Chinese tourists desert Thai resort as coronavirus spreads
By Juarawee Kittisilpa
PHUKET, Thailand (Reuters) – The narrow laneways and pastel-coloured shophouses of Phuket Old Town are usually bustling with Chinese tourists during the Lunar New Year holiday, but travel bans and local fears about coronavirus have largely emptied the streets this year.
Just a handful of tourists, many wearing face masks, strolled through the area during daylight hours this week. In the evening, foot traffic increased a little under the glow of the red lanterns strung across the thoroughfare, but remained far below normal levels.
“The impact is tremendous,” 45-year old Ausana Akaradachakul told Reuters as she waited behind the counter for shoppers in her store selling postcards, straw bags, clothing and jewellery.
“Only a few days after the news broke about the virus, the Chinese tourists were visibly few,” Akaradachakul said. “I think about 70% of them are gone.”
The beach resort of Phuket is Thailand’s second most visited destination after Bangkok and is usually a big draw for visitors from China, who accounted for 11 million visitors last year, particularly around the Lunar New Year holiday.
But China this week imposed restrictions on all overseas tour groups because of the coronavirus that originated in the city of Wuhan and which has infected more than 11,000 people and killed more than 250.
Reduced travel from China alone could result in 50 billion baht ($1.52 billion) of lost tourism revenue, the Thai Tourism Ministry estimated.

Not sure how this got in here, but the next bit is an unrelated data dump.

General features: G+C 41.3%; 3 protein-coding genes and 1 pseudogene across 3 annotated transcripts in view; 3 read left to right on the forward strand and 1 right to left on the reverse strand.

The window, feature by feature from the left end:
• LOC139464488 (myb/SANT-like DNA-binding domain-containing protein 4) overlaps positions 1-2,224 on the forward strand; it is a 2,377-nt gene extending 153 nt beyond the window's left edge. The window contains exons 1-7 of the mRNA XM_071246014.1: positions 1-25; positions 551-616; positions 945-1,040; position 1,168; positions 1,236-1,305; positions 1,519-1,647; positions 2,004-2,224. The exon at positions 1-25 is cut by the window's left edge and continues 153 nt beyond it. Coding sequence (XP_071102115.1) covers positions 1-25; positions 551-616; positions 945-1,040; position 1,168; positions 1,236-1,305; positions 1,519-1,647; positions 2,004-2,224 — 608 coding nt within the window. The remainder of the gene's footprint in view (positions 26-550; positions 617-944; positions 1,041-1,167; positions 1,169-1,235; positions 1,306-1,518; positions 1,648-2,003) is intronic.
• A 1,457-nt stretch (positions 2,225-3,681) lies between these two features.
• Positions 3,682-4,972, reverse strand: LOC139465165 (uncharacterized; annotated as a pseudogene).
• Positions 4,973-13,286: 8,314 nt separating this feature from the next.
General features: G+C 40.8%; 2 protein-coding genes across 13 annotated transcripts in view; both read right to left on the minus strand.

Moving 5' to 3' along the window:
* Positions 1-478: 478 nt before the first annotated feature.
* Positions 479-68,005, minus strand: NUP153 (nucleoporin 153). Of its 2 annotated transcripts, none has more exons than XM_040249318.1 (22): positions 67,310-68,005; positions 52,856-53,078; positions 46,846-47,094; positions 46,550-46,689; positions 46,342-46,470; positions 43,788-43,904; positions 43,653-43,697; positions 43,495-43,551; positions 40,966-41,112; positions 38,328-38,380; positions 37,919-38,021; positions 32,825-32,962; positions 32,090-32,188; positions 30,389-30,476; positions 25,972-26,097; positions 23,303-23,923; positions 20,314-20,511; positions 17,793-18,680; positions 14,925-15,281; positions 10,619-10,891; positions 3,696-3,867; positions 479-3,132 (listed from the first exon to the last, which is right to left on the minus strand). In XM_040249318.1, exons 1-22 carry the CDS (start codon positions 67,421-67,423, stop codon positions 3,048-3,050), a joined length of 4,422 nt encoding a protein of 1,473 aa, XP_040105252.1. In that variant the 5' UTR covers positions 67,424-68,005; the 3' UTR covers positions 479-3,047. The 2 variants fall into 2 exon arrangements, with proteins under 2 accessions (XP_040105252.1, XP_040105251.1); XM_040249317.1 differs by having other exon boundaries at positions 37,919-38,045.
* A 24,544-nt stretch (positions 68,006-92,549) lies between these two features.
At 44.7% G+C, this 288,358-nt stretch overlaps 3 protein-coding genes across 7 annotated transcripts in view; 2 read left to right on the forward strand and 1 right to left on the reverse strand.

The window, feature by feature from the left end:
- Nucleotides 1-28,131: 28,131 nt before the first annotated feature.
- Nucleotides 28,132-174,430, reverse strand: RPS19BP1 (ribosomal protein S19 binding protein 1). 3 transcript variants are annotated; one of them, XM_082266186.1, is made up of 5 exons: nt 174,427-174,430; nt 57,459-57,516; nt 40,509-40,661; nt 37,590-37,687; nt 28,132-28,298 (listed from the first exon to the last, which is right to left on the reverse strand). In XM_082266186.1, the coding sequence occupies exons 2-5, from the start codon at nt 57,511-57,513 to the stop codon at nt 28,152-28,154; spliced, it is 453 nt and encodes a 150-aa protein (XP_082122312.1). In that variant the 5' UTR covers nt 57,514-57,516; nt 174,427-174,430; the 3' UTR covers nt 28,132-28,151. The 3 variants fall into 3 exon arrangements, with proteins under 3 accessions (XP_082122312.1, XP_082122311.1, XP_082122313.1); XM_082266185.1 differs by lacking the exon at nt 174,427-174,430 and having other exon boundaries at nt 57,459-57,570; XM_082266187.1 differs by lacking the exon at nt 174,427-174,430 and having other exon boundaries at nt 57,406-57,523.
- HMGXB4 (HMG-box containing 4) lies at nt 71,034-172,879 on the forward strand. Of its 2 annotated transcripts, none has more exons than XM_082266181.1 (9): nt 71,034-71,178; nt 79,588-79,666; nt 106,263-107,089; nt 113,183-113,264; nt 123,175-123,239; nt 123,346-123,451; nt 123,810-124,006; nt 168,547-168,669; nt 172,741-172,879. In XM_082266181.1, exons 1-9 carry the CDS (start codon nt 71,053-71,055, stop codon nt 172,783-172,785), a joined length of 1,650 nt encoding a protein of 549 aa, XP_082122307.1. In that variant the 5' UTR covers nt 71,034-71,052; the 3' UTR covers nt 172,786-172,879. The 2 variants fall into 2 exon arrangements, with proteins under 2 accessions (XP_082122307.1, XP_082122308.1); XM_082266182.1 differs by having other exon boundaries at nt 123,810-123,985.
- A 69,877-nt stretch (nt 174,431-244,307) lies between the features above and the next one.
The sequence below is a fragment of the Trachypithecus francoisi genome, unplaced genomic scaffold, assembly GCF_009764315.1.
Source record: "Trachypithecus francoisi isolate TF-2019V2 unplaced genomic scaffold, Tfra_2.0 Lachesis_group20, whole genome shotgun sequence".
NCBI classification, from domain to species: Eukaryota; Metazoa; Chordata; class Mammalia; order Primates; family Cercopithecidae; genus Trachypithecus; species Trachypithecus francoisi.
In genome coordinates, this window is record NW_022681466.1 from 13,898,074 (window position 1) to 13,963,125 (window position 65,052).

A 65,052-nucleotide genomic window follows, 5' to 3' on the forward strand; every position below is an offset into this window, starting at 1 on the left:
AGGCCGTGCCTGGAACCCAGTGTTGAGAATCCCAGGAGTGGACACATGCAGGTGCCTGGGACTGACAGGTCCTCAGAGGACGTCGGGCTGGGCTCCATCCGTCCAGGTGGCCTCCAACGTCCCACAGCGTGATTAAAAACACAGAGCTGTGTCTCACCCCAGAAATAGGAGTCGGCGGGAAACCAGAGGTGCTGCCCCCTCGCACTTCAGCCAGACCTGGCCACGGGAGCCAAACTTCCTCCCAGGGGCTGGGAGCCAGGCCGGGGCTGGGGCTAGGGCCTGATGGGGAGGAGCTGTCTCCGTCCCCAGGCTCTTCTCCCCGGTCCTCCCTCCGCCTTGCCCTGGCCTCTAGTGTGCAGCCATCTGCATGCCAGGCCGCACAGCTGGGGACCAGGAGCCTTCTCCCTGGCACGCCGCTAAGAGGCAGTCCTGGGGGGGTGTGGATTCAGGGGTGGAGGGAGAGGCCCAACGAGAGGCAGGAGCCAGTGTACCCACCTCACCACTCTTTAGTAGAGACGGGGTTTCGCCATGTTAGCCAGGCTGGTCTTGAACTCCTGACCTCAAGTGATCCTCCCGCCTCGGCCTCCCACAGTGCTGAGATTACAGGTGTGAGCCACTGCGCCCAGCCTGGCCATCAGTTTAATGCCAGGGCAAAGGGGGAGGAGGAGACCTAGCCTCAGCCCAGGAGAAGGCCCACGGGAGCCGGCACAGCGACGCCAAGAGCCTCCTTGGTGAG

The spread of coronavirus beyond China has also affected domestic tourism in Thailand, which has recorded more infections than anywhere but China with 19 cases. Thailand announced its first case of human-to-human transmission on Friday.
Shopkeepers in Phuket said that had left Thai tourists wary of venturing out to join what should have been an annual festival on Walking Street at the heart of the town.
“There are barely any tourists around here. The people we are seeing now are just the locals,” clothes store vendor Parichart Chaengmanee told Reuters as she sat on a stool outside her empty clothing stall, wearing a black face mask. “Even the number of Thai tourists is low.”
Shopkeepers are hoping the impact is shortlived, with one sign in a store window reading: “The Thai people pray for China and hope China will recover soon. China and Thailand are family!”
(Reporting by Juarawee Kittisilpa; Editing by Matthew Tostevin and Jane Wardell)